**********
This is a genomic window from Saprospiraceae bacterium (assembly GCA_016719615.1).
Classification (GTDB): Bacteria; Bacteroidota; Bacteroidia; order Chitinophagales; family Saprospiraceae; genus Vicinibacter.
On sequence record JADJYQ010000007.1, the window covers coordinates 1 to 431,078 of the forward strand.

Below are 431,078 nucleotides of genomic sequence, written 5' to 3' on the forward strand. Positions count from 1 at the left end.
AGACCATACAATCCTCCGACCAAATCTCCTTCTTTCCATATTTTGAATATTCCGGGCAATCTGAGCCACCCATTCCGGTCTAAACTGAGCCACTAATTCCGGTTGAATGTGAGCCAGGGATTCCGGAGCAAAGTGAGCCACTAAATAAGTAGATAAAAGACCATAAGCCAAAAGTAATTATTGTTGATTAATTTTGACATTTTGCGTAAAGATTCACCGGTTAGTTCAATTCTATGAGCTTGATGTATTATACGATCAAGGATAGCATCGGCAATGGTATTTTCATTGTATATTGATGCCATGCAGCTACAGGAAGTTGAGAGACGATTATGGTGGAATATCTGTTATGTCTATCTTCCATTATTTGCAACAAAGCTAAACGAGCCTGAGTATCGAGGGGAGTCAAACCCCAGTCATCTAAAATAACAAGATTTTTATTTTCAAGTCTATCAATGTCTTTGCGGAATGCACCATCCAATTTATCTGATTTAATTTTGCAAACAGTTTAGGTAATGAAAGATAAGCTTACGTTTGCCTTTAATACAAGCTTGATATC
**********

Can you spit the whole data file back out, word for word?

This is a genomic window from Saprospiraceae bacterium (assembly GCA_016719615.1).
Classification (GTDB): Bacteria; Bacteroidota; Bacteroidia; order Chitinophagales; family Saprospiraceae; genus Vicinibacter.
On sequence record JADJYQ010000007.1, the window covers coordinates 1 to 431,078 of the forward strand.

Below are 431,078 nucleotides of genomic sequence, written 5' to 3' on the forward strand. Positions count from 1 at the left end.
AGACCATACAATCCTCCGACCAAATCTCCTTCTTTCCATATTTTGAATATTCCGGGCAATCTGAGCCACCCATTCCGGTCTAAACTGAGCCACTAATTCCGGTTGAATGTGAGCCAGGGATTCCGGAGCAAAGTGAGCCACTAAATAAGTAGATAAAAGACCATAAGCCAAAAGTAATTATTGTTGATTAATTTTGACATTTTGCGTAAAGATTCACCGGTTAGTTCAATTCTATGAGCTTGATGTATTATACGATCAAGGATAGCATCGGCAATGGTATTTTCATTGTATATTGATGCCATGCAGCTACAGGAAGTTGAGAGACGATTATGGTGGAATATCTGTTATGTCTATCTTCCATTATTTGCAACAAAGCTAAACGAGCCTGAGTATCGAGGGGAGTCAAACCCCAGTCATCTAAAATAACAAGATTTTTATTTTCAAGTCTATCAATGTCTTTGCGGAATGCACCATCCAATTTATCTGATTTAATTTTGCAAACAGTTTAGGTAATGAAAGATAAGCTTACGTTTGCCTTTAATACAAGCTTGATATC